If the application issue is resolved by adding this rule, reconfigure the SEP firewall to allow the network traffic.
WARNING: Creating the Allow All rule is a troubleshooting step only, and is not a resolution to this issue. Leaving an Allow All rule permanently in place significantly reduces the computer's security posture.
Once you have created the Allow All rule, test the network application to confirm that the application works. If the application works, the original firewall ruleset configuration does not allow network traffic through to the application.
Next, remove the Allow All rule. You will need to create an additional firewall rule (or modify an existing rule) to allow the application's network traffic through SEP's firewall. If you do not know the ports and protocols the application uses, consult the application vendor's documentation.
Most vendors will specify which network ports and protocols their application uses to function so that you can properly configure firewalls.
Create an Allow All rule for managed clients
Caution: Before creating the Allow All rule in Symantec Endpoint Protection Manager (SEPM), move the client into a client group by itself, with a non-shared policy. This ensures that the following test does not affect other computers. To move clients, right-click the client, then choose Move.
In the SEPM, click Clients, then select the client group which contains the affected client computer
Click the Policies tab.
In the Group is still inheriting policies, uncheck Inherit policies and settings from parent group. This action may take several seconds to complete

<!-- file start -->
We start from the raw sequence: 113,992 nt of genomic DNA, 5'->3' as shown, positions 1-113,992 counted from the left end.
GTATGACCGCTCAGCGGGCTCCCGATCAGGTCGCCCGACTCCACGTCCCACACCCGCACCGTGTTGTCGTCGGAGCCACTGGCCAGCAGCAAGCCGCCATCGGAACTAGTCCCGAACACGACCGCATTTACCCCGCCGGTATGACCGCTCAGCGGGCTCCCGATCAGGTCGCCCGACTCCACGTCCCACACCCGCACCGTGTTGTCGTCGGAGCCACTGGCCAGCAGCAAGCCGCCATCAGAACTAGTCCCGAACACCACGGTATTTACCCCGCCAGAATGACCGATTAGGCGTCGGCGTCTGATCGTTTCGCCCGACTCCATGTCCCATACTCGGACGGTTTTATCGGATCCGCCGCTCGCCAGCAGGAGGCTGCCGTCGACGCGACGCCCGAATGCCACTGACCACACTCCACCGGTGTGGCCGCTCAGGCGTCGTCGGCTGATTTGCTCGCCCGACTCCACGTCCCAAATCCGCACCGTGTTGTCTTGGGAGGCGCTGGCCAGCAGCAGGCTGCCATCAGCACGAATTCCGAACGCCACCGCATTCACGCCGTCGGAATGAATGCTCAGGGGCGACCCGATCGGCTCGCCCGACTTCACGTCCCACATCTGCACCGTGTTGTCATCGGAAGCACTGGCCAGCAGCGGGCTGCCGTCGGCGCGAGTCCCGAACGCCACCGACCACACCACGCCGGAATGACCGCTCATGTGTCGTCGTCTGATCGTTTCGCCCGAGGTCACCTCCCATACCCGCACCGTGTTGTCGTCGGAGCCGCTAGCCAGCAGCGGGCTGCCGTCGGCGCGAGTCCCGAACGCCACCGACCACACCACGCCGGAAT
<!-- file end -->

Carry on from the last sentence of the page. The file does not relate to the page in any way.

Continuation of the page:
Click the Firewall policy for this client group to open it for editing.
If the group uses a shared policy, choose Create Non-Shared Policy From Copy.
Click Add Rule....
Name the rule: Allow All Test.
Click Allow connections, and then click Next.
Click Allow Applications, and then click Next.
Click Any computer or site, and then click Next.
Click All types of communication (all protocols and ports, local and remote), and then click Next.
Click No, and then click Finish. This creates the rule at the bottom of the rules list.
Click the new rule, and then click Move Up until the rule is at the very top of the rules list.
Once you have created the Allow All rule, force the client to download the changed policy from the SEPM. To do this, right-click the SEP icon in the Windows system notification area, and then click Update Policy. Alternatively, you can restart the computer to download the new policy immediately.
Create an Allow All rule for unmanaged clients
In SEP, on the Status page, click Options (next to Network Threat Protection).
Click Configure Firewall Rules....
Name the rule: Allow All Test.
Click the radio button Allow this traffic.
Click OK. This creates the rule at the bottom of the rules list.
Click the rule Allow All Test, and then click the up arrow until the rule is at the top of the rules list.
Determine if the desired traffic is not using an IP. The Allow All rule does not cover all Ethernet protocols, and you may need to specify an Ethernet protocol type in the rule (for example: 0x886f for Load Balancing).
If the issue is resolved, continue with the following steps to isolate further and refine the rule.
Open the firewall rules as shown (for managed clients follow steps 1-6, for unmanaged clients follow steps 1-2).
Click the Allow All Test rule to highlight it.
Click the Move Down or down arrow button to move the rule below the next enabled rule that has an action of Block in the list.
Save the changes, and ensure the policy updates for managed clients.
Test to confirm the status of the issue again.
If the issue returns, move the Allow All Test rule up one line.
If the issue still does not reproduce, move the rule down again per step 4 and retest.
Once you have identified a blocking rule, move the Allow All Test rule directly above the blocking rule.
Modify the Allow All Test rule to refine the host or service ports and minimize the scope of what the rule allows.
Refine the rule to further restrict access to only what is necessary (for example, allow traffic where remote host =
, and local port = 3389, to allow inbound RDP traffic from one host or a specified range).